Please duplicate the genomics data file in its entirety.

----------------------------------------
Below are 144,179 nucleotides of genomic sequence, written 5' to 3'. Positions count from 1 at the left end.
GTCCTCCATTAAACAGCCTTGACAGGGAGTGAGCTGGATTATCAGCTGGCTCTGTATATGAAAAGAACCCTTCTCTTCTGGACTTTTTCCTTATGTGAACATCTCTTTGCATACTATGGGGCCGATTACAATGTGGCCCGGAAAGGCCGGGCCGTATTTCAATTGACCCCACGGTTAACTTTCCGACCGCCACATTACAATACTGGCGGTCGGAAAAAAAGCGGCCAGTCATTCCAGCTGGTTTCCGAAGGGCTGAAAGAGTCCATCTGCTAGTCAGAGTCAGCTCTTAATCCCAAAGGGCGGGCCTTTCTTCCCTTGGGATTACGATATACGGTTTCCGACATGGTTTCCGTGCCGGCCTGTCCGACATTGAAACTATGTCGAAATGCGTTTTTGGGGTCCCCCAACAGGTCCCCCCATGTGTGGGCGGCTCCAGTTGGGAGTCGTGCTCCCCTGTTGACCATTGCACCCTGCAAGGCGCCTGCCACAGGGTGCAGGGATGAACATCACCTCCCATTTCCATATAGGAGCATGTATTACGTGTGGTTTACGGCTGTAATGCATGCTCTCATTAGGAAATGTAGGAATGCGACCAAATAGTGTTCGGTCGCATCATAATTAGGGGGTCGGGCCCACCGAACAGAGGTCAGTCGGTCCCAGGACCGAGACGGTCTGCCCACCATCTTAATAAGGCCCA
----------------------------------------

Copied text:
Below are 144,179 nucleotides of genomic sequence, written 5' to 3'. Positions count from 1 at the left end.
GTCCTCCATTAAACAGCCTTGACAGGGAGTGAGCTGGATTATCAGCTGGCTCTGTATATGAAAAGAACCCTTCTCTTCTGGACTTTTTCCTTATGTGAACATCTCTTTGCATACTATGGGGCCGATTACAATGTGGCCCGGAAAGGCCGGGCCGTATTTCAATTGACCCCACGGTTAACTTTCCGACCGCCACATTACAATACTGGCGGTCGGAAAAAAAGCGGCCAGTCATTCCAGCTGGTTTCCGAAGGGCTGAAAGAGTCCATCTGCTAGTCAGAGTCAGCTCTTAATCCCAAAGGGCGGGCCTTTCTTCCCTTGGGATTACGATATACGGTTTCCGACATGGTTTCCGTGCCGGCCTGTCCGACATTGAAACTATGTCGAAATGCGTTTTTGGGGTCCCCCAACAGGTCCCCCCATGTGTGGGCGGCTCCAGTTGGGAGTCGTGCTCCCCTGTTGACCATTGCACCCTGCAAGGCGCCTGCCACAGGGTGCAGGGATGAACATCACCTCCCATTTCCATATAGGAGCATGTATTACGTGTGGTTTACGGCTGTAATGCATGCTCTCATTAGGAAATGTAGGAATGCGACCAAATAGTGTTCGGTCGCATCATAATTAGGGGGTCGGGCCCACCGAACAGAGGTCAGTCGGTCCCAGGACCGAGACGGTCTGCCCACCATCTTAATAAGGCCCA